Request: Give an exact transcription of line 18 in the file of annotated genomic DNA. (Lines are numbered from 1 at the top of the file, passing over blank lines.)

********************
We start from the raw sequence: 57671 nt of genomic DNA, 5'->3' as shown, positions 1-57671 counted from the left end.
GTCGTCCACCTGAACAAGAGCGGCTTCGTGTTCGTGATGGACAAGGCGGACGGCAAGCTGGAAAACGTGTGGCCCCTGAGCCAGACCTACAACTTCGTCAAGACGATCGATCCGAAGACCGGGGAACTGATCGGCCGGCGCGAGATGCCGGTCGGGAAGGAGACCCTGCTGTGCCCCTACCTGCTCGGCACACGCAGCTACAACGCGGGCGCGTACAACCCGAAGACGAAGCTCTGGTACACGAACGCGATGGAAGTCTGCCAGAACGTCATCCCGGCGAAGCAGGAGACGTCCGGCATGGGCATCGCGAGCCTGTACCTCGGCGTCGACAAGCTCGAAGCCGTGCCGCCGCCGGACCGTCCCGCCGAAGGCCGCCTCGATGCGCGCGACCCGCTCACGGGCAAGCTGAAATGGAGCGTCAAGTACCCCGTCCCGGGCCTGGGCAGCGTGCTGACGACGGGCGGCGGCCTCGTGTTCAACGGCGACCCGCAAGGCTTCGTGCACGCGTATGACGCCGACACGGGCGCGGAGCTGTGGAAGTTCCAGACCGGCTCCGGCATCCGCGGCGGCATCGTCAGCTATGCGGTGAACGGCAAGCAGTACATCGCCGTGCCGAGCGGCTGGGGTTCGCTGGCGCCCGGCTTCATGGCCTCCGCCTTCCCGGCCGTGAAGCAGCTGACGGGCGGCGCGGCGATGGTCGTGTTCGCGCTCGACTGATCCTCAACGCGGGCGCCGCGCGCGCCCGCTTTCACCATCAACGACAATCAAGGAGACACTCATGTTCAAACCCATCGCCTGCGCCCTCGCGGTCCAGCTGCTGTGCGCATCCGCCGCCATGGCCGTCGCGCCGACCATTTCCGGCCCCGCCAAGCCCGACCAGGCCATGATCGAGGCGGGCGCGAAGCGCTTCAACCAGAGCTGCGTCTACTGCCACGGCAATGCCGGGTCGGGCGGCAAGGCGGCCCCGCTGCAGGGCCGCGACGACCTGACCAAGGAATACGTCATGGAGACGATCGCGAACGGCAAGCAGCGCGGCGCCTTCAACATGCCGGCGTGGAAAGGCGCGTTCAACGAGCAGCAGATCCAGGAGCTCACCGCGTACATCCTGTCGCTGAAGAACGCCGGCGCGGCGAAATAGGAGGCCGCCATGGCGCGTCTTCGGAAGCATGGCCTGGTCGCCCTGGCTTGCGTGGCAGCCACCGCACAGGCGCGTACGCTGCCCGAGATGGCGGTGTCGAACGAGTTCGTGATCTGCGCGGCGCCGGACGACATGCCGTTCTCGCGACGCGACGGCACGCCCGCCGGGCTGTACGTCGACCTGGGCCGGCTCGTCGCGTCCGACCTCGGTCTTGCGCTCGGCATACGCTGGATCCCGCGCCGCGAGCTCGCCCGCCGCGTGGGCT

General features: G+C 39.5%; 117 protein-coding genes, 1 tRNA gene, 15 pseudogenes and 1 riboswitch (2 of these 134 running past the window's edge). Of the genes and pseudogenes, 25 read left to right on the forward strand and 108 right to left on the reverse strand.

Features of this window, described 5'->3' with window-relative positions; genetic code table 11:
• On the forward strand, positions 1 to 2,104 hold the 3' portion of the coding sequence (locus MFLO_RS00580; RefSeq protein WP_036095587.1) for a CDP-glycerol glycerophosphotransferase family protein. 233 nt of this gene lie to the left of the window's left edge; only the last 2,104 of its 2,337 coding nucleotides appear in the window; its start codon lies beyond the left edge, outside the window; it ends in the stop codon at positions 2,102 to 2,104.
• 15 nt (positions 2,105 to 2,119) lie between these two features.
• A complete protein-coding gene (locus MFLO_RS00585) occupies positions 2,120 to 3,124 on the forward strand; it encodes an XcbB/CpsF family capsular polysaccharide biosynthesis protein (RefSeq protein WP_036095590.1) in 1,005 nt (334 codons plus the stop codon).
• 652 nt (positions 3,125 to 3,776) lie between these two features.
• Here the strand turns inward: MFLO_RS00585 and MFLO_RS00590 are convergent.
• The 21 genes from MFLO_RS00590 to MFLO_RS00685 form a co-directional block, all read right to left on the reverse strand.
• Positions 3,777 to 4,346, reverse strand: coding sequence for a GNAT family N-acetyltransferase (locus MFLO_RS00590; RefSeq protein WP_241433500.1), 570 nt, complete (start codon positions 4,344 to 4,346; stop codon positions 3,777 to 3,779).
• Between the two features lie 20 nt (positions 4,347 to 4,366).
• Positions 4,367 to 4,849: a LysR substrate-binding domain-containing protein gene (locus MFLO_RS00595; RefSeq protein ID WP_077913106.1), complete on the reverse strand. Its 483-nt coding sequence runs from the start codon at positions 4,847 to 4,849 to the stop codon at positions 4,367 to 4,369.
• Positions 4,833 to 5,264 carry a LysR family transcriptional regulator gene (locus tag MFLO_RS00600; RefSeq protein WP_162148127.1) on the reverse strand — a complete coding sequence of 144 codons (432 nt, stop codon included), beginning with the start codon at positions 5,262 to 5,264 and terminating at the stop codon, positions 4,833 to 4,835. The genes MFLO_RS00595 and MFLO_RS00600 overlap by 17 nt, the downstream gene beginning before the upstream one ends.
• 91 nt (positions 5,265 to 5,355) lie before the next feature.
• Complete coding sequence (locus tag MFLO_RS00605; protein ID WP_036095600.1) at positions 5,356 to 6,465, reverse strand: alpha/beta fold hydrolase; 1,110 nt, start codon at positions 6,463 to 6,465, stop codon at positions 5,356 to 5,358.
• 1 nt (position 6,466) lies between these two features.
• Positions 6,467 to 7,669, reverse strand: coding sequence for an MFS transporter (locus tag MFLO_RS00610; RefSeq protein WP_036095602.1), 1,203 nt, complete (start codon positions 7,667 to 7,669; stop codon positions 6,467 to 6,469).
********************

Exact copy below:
• Positions 6,467 to 7,669, reverse strand: coding sequence for an MFS transporter (locus tag MFLO_RS00610; RefSeq protein WP_036095602.1), 1,203 nt, complete (start codon positions 7,667 to 7,669; stop codon positions 6,467 to 6,469).